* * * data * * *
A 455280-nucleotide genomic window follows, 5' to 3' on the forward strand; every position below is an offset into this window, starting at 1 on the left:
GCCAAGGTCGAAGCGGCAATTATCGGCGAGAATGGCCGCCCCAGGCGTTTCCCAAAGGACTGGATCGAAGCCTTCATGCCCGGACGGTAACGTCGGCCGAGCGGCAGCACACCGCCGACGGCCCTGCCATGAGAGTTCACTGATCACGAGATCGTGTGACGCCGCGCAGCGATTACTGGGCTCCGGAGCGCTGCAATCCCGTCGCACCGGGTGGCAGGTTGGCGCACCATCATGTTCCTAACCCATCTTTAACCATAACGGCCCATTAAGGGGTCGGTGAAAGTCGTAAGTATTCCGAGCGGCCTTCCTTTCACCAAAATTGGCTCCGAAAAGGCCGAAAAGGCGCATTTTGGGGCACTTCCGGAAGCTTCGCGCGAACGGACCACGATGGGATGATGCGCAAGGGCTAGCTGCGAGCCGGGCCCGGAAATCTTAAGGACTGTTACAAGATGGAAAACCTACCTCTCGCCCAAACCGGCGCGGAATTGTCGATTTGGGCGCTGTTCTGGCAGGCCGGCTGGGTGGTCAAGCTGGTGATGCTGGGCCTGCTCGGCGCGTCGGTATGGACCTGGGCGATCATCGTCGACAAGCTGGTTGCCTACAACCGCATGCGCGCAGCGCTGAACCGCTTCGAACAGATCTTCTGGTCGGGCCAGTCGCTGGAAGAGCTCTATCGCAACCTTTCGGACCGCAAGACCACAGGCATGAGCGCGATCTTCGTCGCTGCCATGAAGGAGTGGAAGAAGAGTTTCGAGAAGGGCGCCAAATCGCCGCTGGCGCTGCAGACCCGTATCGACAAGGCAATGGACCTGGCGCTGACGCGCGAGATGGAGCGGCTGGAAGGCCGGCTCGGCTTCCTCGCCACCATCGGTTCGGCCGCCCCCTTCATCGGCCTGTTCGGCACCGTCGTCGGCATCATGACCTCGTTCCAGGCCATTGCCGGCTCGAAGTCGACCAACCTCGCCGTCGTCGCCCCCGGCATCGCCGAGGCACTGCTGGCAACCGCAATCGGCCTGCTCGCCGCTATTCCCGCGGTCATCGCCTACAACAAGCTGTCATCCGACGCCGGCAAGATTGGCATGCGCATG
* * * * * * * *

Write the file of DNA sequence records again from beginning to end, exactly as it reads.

A 455280-nucleotide genomic window follows, 5' to 3' on the forward strand; every position below is an offset into this window, starting at 1 on the left:
GCCAAGGTCGAAGCGGCAATTATCGGCGAGAATGGCCGCCCCAGGCGTTTCCCAAAGGACTGGATCGAAGCCTTCATGCCCGGACGGTAACGTCGGCCGAGCGGCAGCACACCGCCGACGGCCCTGCCATGAGAGTTCACTGATCACGAGATCGTGTGACGCCGCGCAGCGATTACTGGGCTCCGGAGCGCTGCAATCCCGTCGCACCGGGTGGCAGGTTGGCGCACCATCATGTTCCTAACCCATCTTTAACCATAACGGCCCATTAAGGGGTCGGTGAAAGTCGTAAGTATTCCGAGCGGCCTTCCTTTCACCAAAATTGGCTCCGAAAAGGCCGAAAAGGCGCATTTTGGGGCACTTCCGGAAGCTTCGCGCGAACGGACCACGATGGGATGATGCGCAAGGGCTAGCTGCGAGCCGGGCCCGGAAATCTTAAGGACTGTTACAAGATGGAAAACCTACCTCTCGCCCAAACCGGCGCGGAATTGTCGATTTGGGCGCTGTTCTGGCAGGCCGGCTGGGTGGTCAAGCTGGTGATGCTGGGCCTGCTCGGCGCGTCGGTATGGACCTGGGCGATCATCGTCGACAAGCTGGTTGCCTACAACCGCATGCGCGCAGCGCTGAACCGCTTCGAACAGATCTTCTGGTCGGGCCAGTCGCTGGAAGAGCTCTATCGCAACCTTTCGGACCGCAAGACCACAGGCATGAGCGCGATCTTCGTCGCTGCCATGAAGGAGTGGAAGAAGAGTTTCGAGAAGGGCGCCAAATCGCCGCTGGCGCTGCAGACCCGTATCGACAAGGCAATGGACCTGGCGCTGACGCGCGAGATGGAGCGGCTGGAAGGCCGGCTCGGCTTCCTCGCCACCATCGGTTCGGCCGCCCCCTTCATCGGCCTGTTCGGCACCGTCGTCGGCATCATGACCTCGTTCCAGGCCATTGCCGGCTCGAAGTCGACCAACCTCGCCGTCGTCGCCCCCGGCATCGCCGAGGCACTGCTGGCAACCGCAATCGGCCTGCTCGCCGCTATTCCCGCGGTCATCGCCTACAACAAGCTGTCATCCGACGCCGGCAAGATTGGCATGCGCATG